The success of kernel methods has initiated the design of novel positive semidefinite functions, in particular for structured data. A leading design paradigm for this is the convolution kernel, which decomposes structured objects into their parts and sums over all pairs of parts. Assignment kernels, in contrast, are obtained from an optimal bijection between parts, which can provide a more valid notion of similarity. In general however, optimal assignments yield indefinite functions, which complicates their use in kernel methods. We characterize a class of base kernels used to compare parts that guarantees positive semidefinite optimal assignment kernels. These base kernels give rise to hierarchies from which the optimal assignment kernels are computed in linear time by histogram intersection. We apply these results by developing the Weisfeiler-Lehman optimal assignment kernel for graphs. It provides high classification accuracy on widely-used benchmark data sets improving over the original Weisfeiler-Lehman kernel.
Kernels for structured data are commonly obtained by decomposing objects into their parts and adding up the similarities between all pairs of parts measured by a base kernel. Assignment kernels are based on an optimal bijection between the parts and have proven to be an effective alternative to the established convolution kernels. We explore how the base kernel can be learned as part of the classification problem. We build on the theory of valid assignment kernels derived from hierarchies defined on the parts. We show that the weights of this hierarchy can be optimized via multiple kernel learning. We apply this result to learn vertex similarities for the Weisfeiler-Lehman optimal assignment kernel for graph classification. We present first experimental results which demonstrate the feasibility and effectiveness of the approach.
Graph kernels have attracted a lot of attention during the last decade, and have evolved into a rapidly developing branch of learning on structured data. During the past 20 years, the considerable research activity that occurred in the field resulted in the development of dozens of graph kernels, each focusing on specific structural properties of graphs. Graph kernels have proven successful in a wide range of domains, ranging from social networks to bioinformatics. The goal of this survey is to provide a unifying view of the literature on graph kernels. In particular, we present a comprehensive overview of a wide range of graph kernels. Furthermore, we perform an experimental evaluation of several of those kernels on publicly available datasets, and provide a comparative study. Finally, we discuss key applications of graph kernels, and outline some challenges that remain to be addressed.
Graph kernels have recently emerged as a promising approach for tackling the graph similarity and learning tasks at the same time. In this paper, we propose a general framework for designing graph kernels. The proposed framework capitalizes on the well-known message passing scheme on graphs. The kernels derived from the framework consist of two components. The first component is a kernel between vertices, while the second component is a kernel between graphs. The main idea behind the proposed framework is that the representations of the vertices are implicitly updated using an iterative procedure. Then, these representations serve as the building blocks of a kernel that compares pairs of graphs. We derive four instances of the proposed framework, and show through extensive experiments that these instances are competitive with state-of-the-art methods in various tasks.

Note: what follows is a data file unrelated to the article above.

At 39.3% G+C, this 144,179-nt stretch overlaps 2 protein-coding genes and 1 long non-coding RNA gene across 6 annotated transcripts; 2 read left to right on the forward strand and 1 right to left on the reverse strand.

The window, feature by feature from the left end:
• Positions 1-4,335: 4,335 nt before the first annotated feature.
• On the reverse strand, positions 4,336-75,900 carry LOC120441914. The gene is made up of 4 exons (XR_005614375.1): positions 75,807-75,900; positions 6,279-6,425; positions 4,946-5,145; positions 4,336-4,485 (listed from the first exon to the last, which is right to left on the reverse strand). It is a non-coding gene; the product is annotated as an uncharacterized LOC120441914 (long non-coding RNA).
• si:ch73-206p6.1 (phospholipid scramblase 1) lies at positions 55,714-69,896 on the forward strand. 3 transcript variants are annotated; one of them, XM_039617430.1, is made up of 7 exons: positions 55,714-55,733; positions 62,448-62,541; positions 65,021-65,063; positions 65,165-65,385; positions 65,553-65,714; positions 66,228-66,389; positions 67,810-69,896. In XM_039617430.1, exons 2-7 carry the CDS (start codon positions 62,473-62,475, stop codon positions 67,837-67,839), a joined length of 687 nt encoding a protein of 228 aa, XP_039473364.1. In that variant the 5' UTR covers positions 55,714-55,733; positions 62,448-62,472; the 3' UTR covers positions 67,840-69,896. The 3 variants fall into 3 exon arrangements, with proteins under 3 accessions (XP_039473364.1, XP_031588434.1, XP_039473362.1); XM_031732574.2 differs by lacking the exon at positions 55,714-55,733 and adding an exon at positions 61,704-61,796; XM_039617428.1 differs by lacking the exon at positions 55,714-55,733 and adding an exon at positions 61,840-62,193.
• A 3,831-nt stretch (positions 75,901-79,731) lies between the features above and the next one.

Graph kernels have become an established and widely-used technique for solving classification tasks on graphs. This survey gives a comprehensive overview of techniques for kernel-based graph classification developed in the past 15 years. We describe and categorize graph kernels based on properties inherent to their design, such as the nature of their extracted graph features, their method of computation and their applicability to problems in practice. In an extensive experimental evaluation, we study the classification accuracy of a large suite of graph kernels on established benchmarks as well as new datasets. We compare the performance of popular kernels with several baseline methods and study the effect of applying a Gaussian RBF kernel to the metric induced by a graph kernel. In doing so, we find that simple baselines become competitive after this transformation on some datasets. Moreover, we study the extent to which existing graph kernels agree in their predictions (and prediction errors) and obtain a data-driven categorization of kernels as result. Finally, based on our experimental results, we derive a practitioner's guide to kernel-based graph classification.